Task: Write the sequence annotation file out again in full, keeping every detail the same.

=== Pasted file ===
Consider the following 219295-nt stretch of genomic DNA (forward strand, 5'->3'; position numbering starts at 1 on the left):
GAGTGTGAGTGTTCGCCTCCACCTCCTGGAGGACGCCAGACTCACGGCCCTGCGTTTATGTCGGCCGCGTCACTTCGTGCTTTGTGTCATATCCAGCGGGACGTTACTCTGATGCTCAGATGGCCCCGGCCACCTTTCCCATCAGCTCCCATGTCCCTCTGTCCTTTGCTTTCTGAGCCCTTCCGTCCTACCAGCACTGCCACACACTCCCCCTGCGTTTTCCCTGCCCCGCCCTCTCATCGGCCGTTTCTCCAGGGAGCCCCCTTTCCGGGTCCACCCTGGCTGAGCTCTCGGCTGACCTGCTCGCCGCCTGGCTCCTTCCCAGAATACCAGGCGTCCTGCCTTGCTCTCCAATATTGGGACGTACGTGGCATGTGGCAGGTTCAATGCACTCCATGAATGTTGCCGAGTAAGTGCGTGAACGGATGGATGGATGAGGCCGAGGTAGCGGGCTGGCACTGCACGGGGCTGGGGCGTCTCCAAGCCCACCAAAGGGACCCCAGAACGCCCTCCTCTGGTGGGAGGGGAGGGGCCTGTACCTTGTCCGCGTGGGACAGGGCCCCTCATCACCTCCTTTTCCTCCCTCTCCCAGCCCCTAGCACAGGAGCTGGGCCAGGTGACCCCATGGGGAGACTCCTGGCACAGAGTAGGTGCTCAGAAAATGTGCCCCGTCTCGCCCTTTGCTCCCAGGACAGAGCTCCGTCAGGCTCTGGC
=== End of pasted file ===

Consider the following 219295-nt stretch of genomic DNA (forward strand, 5'->3'; position numbering starts at 1 on the left):
GAGTGTGAGTGTTCGCCTCCACCTCCTGGAGGACGCCAGACTCACGGCCCTGCGTTTATGTCGGCCGCGTCACTTCGTGCTTTGTGTCATATCCAGCGGGACGTTACTCTGATGCTCAGATGGCCCCGGCCACCTTTCCCATCAGCTCCCATGTCCCTCTGTCCTTTGCTTTCTGAGCCCTTCCGTCCTACCAGCACTGCCACACACTCCCCCTGCGTTTTCCCTGCCCCGCCCTCTCATCGGCCGTTTCTCCAGGGAGCCCCCTTTCCGGGTCCACCCTGGCTGAGCTCTCGGCTGACCTGCTCGCCGCCTGGCTCCTTCCCAGAATACCAGGCGTCCTGCCTTGCTCTCCAATATTGGGACGTACGTGGCATGTGGCAGGTTCAATGCACTCCATGAATGTTGCCGAGTAAGTGCGTGAACGGATGGATGGATGAGGCCGAGGTAGCGGGCTGGCACTGCACGGGGCTGGGGCGTCTCCAAGCCCACCAAAGGGACCCCAGAACGCCCTCCTCTGGTGGGAGGGGAGGGGCCTGTACCTTGTCCGCGTGGGACAGGGCCCCTCATCACCTCCTTTTCCTCCCTCTCCCAGCCCCTAGCACAGGAGCTGGGCCAGGTGACCCCATGGGGAGACTCCTGGCACAGAGTAGGTGCTCAGAAAATGTGCCCCGTCTCGCCCTTTGCTCCCAGGACAGAGCTCCGTCAGGCTCTGGC